Wednesday, April 9—What heat. It went up to 93 today. I was talking to a local boy and he says it gets as hot as 115 degrees. You can look for me home any day now. The army issued us towels. What will they think of next? Private Thorpe was testing his trench helmet today. He broke three ball bats and the mess hall door trying to dent it. This noon we went over and listened to an informal address by Representative Gilchrist. He’s a pretty swell fellow. He came down here all the way from Washington to look the camp over. What a beautiful night, a full moon and millions of stars. Sorta makes a fellow homesick. Oh well only 10 more months.

Pvt. “Plink” Petrow

Source: Daily Freeman Journal, Webster City, Iowa, April 21, 1941

Hammer’s Cafe Sends 15 Pound Cake to Company E; Men Go Wild.

Thursday, April 10—Boy what heat. And us with a big march tomorrow. I’ve been trying all day to get a detail, but no luck so far. We got a wonderful surprise in tonight’s mail—Hammer’s cafe, may the Lord bless them, sent down a cake and I do mean a cake. It weighed about 15 pounds and what a cake. I had to keep the boys at bay with a bayonet. It was devil’s food and good, but good. It was better than our cooks can make, though I hate to say it, and the cooks bake a mean cake. We also had kangaroo court tonight. That is the old men’s way of getting a few (censored) from the new men. They call you in and charge you with some minor offense and then fine you. Guess what the money goes for. You’re right.

Friday, April 11—Four hour hike today and it is hot. When I got back I got in my bunk and hired a guy by the hour to turn me over. Pvt. Henry L. Brown said when he got home he turned the radio on and the first thing he heard was the song hit “You Walked By”. Was he mad. He’s in the market for a new radio as the other one is beyond repair. We got the rest of the afternoon off as it is Good Friday. We worked around getting ready for inspection tomorrow. General Marshall, the only active four star general in the United States, is supposed to be here. Well we’ll be ready for him.

Saturday, April 12—Inspection today. We really got a thorough going over as you never can tell what company the general will pick. We ran ourselves to death changing clothes and unchanging them getting ready for him. If he should ever spend the weekend he would have 12,000 mad men on his hands. Kind of dusty here today. We’ve swept our tents at least ten times. I got an anonymous letter today signed Toots. I took it around and asked all the boys if they recognized the handwriting but no luck. It has me puzzled. A lot of the boys including myself got some swell packages for Easter. There were enough to go around so all the tents are still intact.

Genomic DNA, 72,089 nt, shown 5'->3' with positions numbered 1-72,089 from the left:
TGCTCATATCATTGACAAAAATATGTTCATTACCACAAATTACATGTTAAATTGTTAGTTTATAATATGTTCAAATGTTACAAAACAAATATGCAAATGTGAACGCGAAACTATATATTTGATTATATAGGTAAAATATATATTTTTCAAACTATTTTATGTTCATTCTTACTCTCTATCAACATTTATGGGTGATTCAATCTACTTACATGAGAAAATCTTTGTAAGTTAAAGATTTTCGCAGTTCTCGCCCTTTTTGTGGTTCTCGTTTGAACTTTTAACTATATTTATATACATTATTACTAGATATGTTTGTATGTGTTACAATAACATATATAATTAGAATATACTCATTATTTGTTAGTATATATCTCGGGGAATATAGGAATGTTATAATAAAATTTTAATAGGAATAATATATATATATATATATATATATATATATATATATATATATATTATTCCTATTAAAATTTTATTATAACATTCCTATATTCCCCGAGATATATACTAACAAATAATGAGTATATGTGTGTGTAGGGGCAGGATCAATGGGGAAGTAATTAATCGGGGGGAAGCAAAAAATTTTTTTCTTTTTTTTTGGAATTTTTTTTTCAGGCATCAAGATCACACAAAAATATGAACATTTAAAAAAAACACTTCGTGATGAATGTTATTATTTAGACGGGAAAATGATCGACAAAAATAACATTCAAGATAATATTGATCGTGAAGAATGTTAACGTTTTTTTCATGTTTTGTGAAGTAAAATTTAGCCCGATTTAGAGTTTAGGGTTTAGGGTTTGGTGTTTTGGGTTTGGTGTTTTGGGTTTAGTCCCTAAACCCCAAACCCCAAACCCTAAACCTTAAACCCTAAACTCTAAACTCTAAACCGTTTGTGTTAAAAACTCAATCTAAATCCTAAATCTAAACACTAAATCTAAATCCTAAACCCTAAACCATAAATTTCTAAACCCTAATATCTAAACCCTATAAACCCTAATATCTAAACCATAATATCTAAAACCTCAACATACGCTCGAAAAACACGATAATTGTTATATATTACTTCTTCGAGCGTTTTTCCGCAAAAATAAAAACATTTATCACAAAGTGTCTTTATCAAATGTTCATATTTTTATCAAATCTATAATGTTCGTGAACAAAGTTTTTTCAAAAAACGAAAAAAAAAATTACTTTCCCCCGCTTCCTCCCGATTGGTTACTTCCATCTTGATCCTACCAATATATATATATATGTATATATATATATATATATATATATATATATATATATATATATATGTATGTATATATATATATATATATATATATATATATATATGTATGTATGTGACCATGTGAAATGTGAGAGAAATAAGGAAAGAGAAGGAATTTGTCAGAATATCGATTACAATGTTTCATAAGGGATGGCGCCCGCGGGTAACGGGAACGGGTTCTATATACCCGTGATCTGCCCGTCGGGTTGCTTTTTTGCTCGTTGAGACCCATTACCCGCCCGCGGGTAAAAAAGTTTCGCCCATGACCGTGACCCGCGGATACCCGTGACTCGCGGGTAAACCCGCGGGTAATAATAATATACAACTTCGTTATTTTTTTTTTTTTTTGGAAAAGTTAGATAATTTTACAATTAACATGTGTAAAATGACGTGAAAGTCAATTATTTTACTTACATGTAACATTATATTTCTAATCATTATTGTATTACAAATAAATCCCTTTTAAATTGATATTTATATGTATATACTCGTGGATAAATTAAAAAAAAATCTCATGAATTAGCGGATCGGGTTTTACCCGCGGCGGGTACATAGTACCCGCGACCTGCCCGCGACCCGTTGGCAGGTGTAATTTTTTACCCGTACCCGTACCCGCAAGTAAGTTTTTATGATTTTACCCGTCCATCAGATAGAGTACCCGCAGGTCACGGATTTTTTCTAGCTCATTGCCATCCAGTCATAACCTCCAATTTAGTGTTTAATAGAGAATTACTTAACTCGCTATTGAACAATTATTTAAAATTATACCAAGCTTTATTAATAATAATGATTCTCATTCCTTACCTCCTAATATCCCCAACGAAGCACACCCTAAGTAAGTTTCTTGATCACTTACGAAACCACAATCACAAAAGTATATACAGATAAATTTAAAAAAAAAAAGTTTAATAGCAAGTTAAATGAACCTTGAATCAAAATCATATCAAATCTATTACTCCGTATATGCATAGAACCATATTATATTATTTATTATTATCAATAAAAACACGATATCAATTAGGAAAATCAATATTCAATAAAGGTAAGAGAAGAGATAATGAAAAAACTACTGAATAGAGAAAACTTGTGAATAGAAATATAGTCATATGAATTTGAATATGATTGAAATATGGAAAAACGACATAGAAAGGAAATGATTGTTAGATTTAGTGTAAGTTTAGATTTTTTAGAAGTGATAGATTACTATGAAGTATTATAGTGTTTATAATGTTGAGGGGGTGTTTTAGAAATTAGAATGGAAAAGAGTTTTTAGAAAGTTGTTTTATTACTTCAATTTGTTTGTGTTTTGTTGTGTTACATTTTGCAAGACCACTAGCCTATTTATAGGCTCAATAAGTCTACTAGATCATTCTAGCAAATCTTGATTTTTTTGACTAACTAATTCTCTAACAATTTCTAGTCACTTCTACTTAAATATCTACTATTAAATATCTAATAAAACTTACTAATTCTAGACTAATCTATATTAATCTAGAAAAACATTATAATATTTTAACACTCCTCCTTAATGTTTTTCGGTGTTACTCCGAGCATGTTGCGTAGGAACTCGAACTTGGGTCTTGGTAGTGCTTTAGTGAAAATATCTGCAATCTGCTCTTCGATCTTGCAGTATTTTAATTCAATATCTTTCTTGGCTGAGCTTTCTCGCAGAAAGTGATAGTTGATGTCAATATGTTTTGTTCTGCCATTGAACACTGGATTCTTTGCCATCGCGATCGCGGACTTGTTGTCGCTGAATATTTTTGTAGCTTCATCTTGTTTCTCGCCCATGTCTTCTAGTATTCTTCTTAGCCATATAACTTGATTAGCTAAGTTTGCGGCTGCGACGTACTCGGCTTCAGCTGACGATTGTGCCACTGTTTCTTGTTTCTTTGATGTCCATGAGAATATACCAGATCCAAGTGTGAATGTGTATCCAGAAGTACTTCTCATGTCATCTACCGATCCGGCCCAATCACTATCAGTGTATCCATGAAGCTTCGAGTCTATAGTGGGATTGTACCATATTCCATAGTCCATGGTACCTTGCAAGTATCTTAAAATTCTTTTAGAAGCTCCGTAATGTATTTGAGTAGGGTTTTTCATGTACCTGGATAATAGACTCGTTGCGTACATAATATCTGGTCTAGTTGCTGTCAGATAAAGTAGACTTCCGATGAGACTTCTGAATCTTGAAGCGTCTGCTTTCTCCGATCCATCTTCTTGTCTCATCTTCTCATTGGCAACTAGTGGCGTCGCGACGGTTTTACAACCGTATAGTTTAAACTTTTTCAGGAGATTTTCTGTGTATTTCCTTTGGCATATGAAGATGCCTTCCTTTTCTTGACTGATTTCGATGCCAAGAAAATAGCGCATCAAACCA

Sunday, April 13—Windy as the dickens today. It really blows the dust around. It’s getting so bad you have to shovel your way into bed. This is the only place where you run around up to your knees in mud and at the same time the dust blinds you. Nothing to do but to lay around, eat and sleep. This makes 2-1/2 days of bunk fatigue. We had some guests for dinner today. Warrant Officer Ray Berggren and Warrant Officer Mooney and their wives and children. Warrant Officer Berggren is formerly of Webster City and is now with the staff of the 4th army command and is stationed at Camp Beauregard, La. It’s really a beautiful night. This moon is really worth the chips if you get what I mean.

Monday, April 14—Still windy. We have some changes around the camp today. They have appointed the men who are to train the selectees. They are Sgt. Charles Meyers, Corps. John Baker, Eugene Gordon, and James Rawson, Pvts. Donald Shade, Donald Shelton, Edward Peterson, Melvin Greenley, Nelson Branch. Sergeant Meyers is also planning to leave Saturday for Jefferson Barracks, Mo. He is going to bring back some of the 84 selectees we are going to get. Pvt. Donald Meyer is attending a classification school. He is going to help interview men in the regiment. We really have some smart boys down here. We all got weighed today and the average weight gain per man since induction is 9 pounds. Not bad.